The Positive Disruptors – 22 March
The Positive Disruptors on 22 March, the concluding day, will be the finale with two sessions and a networking event.
Session 1 will feature Co-Founder/CEO of GoodLife Accelerator and Director and former CEO of Hatch Works Randhula De Silva, Founder of Ape and Co-Founder and COO of COLLAB Himali De Silva and Co-Founder of Good Market Achala Samaradivakara.
“Due to COVID, the world is changing rapidly and there is a need for women led startups to also have a voice and be brought into the spotlight, as we can change the world around us positively,” says Himali De Silva.
“Disruption is made up of two simple things. Mindset and bravery. An open mind to embrace things that we’re not used to, the ability to shift our perspective away from our conditionings and personal biases. And bravery, to put ourselves out there to do things for the first time, not only to disrupt the status quo but to be disrupt ourselves. To just go ahead and colour outside of the box. These two elements coming together is what will help us really evolve as humanity to take on a more equitable future,” asserts Randhula de Silva.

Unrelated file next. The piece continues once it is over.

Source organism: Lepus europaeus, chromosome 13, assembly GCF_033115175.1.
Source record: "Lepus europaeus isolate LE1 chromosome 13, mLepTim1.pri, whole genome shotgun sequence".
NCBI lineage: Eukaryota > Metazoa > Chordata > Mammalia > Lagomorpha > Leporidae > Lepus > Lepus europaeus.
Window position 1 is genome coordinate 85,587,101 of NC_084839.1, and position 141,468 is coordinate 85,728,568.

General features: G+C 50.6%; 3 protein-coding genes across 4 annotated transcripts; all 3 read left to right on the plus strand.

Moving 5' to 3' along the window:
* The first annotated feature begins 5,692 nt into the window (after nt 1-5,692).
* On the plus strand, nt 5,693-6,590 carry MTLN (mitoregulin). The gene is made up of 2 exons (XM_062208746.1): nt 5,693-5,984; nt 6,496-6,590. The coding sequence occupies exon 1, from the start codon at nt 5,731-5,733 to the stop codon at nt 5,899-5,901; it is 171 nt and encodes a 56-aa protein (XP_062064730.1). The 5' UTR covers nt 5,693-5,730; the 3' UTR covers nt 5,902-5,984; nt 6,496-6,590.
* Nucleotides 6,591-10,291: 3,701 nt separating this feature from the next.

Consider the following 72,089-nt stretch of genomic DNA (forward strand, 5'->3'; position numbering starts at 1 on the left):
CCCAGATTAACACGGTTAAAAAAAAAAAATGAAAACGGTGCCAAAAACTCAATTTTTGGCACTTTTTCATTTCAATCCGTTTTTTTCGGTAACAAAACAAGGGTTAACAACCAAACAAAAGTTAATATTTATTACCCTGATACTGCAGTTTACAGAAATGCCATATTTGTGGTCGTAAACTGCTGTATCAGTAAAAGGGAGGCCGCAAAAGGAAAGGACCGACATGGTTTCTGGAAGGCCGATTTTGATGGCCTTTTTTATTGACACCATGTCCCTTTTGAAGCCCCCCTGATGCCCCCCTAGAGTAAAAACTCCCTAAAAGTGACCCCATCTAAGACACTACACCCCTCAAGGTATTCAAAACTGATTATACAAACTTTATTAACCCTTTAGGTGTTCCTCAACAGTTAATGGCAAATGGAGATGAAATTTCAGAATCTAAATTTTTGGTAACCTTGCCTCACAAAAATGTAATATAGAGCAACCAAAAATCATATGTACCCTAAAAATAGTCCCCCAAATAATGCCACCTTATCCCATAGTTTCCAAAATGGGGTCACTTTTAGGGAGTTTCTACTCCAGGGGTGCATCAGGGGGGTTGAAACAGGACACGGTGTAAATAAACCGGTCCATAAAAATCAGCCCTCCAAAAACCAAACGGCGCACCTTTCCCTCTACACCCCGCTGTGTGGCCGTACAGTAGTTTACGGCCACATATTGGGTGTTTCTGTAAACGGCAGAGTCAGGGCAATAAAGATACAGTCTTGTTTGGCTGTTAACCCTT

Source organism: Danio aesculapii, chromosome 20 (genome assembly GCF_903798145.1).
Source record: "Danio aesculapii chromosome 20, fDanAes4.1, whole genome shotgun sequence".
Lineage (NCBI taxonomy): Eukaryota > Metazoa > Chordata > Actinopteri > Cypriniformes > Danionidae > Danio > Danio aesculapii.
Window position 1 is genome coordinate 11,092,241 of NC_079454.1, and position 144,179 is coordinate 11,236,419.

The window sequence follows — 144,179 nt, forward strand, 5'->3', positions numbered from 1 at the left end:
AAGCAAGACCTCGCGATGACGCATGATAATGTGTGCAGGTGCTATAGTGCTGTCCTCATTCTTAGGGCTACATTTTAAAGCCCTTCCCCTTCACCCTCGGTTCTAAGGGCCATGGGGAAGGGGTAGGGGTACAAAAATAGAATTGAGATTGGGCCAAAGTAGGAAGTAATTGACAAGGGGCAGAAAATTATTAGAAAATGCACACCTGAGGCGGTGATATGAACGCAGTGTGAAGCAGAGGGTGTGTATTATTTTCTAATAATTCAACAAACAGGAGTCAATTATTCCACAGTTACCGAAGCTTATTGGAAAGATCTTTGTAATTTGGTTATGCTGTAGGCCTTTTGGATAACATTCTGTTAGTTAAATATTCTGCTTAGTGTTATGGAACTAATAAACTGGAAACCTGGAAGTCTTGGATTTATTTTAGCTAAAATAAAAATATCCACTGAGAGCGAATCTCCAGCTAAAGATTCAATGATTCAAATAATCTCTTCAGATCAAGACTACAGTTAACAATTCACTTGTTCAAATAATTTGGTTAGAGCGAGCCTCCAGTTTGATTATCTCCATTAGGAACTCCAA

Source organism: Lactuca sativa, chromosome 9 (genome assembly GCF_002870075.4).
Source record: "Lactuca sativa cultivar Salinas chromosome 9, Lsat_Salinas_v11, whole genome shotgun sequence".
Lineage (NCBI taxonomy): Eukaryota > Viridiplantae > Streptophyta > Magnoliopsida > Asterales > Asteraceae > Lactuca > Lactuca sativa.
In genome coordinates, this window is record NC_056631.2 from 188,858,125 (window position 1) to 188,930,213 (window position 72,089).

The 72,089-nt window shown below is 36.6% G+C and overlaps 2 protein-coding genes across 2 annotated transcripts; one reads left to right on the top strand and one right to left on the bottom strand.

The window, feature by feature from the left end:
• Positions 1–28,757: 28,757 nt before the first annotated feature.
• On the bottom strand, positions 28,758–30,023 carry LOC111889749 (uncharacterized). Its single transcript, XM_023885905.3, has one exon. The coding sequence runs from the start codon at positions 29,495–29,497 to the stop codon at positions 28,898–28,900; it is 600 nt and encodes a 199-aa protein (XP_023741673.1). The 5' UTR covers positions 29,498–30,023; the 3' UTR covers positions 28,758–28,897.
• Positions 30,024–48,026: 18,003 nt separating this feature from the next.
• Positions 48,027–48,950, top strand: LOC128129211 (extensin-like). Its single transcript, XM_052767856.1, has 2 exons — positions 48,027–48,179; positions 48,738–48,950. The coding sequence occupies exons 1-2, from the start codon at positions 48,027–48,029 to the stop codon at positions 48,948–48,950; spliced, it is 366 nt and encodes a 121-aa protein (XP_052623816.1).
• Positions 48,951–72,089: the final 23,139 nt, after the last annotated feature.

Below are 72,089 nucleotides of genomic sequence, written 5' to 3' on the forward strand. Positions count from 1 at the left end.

Session 2 featuring Gehan Blok and Dino Corera will be an unusual discussion with two young people who truly disrupted the comedy realm with a discussion on the portrayal of women in disruptive comedy.
An extract of each discussion will also be featured in the ‘Let’s Talk’ segment on ‘Kaleidoscope with Savithri Rodrigo’ that week.